"Chasten thy son while there is hope," says Solomon; "and let not thy soul spare for his crying." "What son is he," says St. Paul, "whom the father chasteneth not?" "Indulge thy child," says the wise son of Sirach, "and he shall make thee afraid: play with him, and he will bring thee to heaviness." The future good of the child both in this world and in the world to come, must be regarded by every parent in his serious moments as inestimably of greater value than the short-lived pleasure the child may derive from some improper indulgence. How difficult then, how responsible is the task the parent finds before him! What a struggle of contending feelings, true deeply rooted love combating with present ease and present inclination, agitating the parent's breast! What a conflict must be waged in the parent's path of duty between those ever-clashing interests, the present and the future: the one appealing to all that is pleasant, and the weakness of man's nature, the other sternly bidding him look to the distant and the future; bidding him look beyond this world to interests which are eternal.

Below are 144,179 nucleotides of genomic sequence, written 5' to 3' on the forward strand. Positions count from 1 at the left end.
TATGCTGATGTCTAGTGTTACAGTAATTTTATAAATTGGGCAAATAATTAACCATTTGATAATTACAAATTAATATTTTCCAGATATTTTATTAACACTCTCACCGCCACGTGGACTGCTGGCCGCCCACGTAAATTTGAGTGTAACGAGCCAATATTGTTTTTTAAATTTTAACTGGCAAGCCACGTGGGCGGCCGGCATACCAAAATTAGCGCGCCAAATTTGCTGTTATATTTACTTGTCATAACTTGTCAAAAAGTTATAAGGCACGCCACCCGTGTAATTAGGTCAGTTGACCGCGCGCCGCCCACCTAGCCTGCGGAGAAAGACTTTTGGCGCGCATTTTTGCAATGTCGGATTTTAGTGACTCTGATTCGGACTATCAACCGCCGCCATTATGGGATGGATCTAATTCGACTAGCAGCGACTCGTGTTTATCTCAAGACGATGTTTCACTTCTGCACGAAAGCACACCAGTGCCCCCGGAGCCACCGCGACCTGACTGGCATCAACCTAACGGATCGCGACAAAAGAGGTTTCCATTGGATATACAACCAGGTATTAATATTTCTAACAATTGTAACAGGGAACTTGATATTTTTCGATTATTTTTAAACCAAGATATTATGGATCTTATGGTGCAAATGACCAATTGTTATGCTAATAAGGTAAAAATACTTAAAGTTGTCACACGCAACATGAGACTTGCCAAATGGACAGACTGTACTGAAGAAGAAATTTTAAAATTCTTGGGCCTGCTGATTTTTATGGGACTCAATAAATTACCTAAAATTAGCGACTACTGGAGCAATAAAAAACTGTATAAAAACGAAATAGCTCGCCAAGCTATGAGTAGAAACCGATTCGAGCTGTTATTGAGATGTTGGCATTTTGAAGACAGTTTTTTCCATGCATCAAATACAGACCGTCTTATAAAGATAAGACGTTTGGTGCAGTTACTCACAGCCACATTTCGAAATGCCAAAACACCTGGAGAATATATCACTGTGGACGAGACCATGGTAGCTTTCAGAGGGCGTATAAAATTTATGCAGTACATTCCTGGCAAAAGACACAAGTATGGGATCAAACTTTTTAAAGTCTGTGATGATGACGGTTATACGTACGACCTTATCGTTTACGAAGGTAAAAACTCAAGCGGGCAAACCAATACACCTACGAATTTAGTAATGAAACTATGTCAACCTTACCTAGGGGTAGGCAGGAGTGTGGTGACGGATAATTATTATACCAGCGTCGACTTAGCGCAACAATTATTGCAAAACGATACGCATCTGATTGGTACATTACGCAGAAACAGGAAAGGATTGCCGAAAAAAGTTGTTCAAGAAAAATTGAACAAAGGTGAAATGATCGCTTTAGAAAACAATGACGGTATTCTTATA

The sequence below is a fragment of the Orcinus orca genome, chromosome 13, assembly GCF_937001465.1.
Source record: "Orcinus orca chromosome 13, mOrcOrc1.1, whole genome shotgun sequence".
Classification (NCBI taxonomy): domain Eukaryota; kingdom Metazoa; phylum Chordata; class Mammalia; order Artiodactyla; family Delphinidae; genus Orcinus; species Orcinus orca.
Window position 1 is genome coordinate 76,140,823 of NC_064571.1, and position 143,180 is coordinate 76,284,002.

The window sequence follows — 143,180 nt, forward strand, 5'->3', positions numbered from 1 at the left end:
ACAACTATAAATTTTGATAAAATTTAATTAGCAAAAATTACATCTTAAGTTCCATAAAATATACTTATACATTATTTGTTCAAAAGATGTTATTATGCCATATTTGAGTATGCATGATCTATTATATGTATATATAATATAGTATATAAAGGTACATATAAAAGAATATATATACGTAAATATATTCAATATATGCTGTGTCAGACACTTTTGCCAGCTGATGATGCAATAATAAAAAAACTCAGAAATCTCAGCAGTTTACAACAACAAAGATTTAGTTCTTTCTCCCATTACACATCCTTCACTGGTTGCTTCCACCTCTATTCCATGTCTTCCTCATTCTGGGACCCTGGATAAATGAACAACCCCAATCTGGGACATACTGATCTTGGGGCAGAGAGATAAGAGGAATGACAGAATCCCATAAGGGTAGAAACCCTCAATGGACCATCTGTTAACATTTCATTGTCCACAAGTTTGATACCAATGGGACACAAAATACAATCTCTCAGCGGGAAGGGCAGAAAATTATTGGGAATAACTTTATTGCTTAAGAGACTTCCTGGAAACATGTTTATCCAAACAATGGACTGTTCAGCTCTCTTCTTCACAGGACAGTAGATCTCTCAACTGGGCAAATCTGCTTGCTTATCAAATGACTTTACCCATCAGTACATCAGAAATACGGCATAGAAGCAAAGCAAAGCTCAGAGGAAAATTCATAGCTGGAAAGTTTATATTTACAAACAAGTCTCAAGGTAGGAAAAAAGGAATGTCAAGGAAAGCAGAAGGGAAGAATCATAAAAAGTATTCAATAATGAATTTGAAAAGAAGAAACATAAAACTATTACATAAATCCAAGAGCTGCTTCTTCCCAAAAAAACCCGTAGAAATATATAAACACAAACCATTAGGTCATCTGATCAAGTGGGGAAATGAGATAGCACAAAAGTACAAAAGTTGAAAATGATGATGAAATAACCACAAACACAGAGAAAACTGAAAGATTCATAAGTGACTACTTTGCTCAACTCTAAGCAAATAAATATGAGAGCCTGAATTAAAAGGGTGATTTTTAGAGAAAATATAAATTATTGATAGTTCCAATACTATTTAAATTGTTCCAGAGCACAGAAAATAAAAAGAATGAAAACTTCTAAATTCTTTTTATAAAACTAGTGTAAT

And have the parents no help? Yes, God be praised, they have. Yes, my brethren, the cause that I advocate this day, the exhortation I am endeavouring to address to you now from this place, is, we may humbly hope, some proof to you that you are not left alone in your work; that you are not single-handed it shows you that God's providence watches over you, and is ever ready to help your infirmities: it encourages you to do your part, rich and poor, one with another; bids you go forward in faith and hope; bids you make your offerings to supply in some measure the earthly means whereby the children of this parish -those at least who have been hitherto but inadequately provided for, the little girls of this parishwhereby they may be trained up in habits of industry, and be taught their duty to God, and to their neighbour.

Let not a parent think, however, that this care which will be taken of the child when under the school-roof is to supersede, is to render unnecessary the watchful care and superintendence of the parents when the child is under their roof; far from it: home and school must work together, must instil, must endeavour to implant in the child the same sense of duty, and to teach the same